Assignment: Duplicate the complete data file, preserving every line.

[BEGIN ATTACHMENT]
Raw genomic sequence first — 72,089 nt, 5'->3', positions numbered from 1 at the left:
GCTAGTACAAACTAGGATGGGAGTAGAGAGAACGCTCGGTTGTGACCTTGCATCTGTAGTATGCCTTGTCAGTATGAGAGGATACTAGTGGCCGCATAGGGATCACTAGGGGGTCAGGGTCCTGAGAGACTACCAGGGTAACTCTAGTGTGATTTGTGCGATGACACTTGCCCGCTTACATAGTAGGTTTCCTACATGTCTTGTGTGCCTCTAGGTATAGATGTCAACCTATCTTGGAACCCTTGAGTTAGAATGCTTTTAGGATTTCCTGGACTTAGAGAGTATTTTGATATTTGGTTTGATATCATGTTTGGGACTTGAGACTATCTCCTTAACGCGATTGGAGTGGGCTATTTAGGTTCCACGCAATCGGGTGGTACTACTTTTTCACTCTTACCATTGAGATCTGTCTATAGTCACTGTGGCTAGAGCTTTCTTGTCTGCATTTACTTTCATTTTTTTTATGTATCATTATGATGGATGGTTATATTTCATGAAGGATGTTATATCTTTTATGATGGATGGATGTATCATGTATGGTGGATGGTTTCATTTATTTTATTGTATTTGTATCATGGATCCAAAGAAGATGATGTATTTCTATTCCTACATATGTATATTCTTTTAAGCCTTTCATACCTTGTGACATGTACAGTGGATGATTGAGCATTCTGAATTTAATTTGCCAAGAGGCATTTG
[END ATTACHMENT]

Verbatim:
Raw genomic sequence first — 72,089 nt, 5'->3', positions numbered from 1 at the left:
GCTAGTACAAACTAGGATGGGAGTAGAGAGAACGCTCGGTTGTGACCTTGCATCTGTAGTATGCCTTGTCAGTATGAGAGGATACTAGTGGCCGCATAGGGATCACTAGGGGGTCAGGGTCCTGAGAGACTACCAGGGTAACTCTAGTGTGATTTGTGCGATGACACTTGCCCGCTTACATAGTAGGTTTCCTACATGTCTTGTGTGCCTCTAGGTATAGATGTCAACCTATCTTGGAACCCTTGAGTTAGAATGCTTTTAGGATTTCCTGGACTTAGAGAGTATTTTGATATTTGGTTTGATATCATGTTTGGGACTTGAGACTATCTCCTTAACGCGATTGGAGTGGGCTATTTAGGTTCCACGCAATCGGGTGGTACTACTTTTTCACTCTTACCATTGAGATCTGTCTATAGTCACTGTGGCTAGAGCTTTCTTGTCTGCATTTACTTTCATTTTTTTTATGTATCATTATGATGGATGGTTATATTTCATGAAGGATGTTATATCTTTTATGATGGATGGATGTATCATGTATGGTGGATGGTTTCATTTATTTTATTGTATTTGTATCATGGATCCAAAGAAGATGATGTATTTCTATTCCTACATATGTATATTCTTTTAAGCCTTTCATACCTTGTGACATGTACAGTGGATGATTGAGCATTCTGAATTTAATTTGCCAAGAGGCATTTG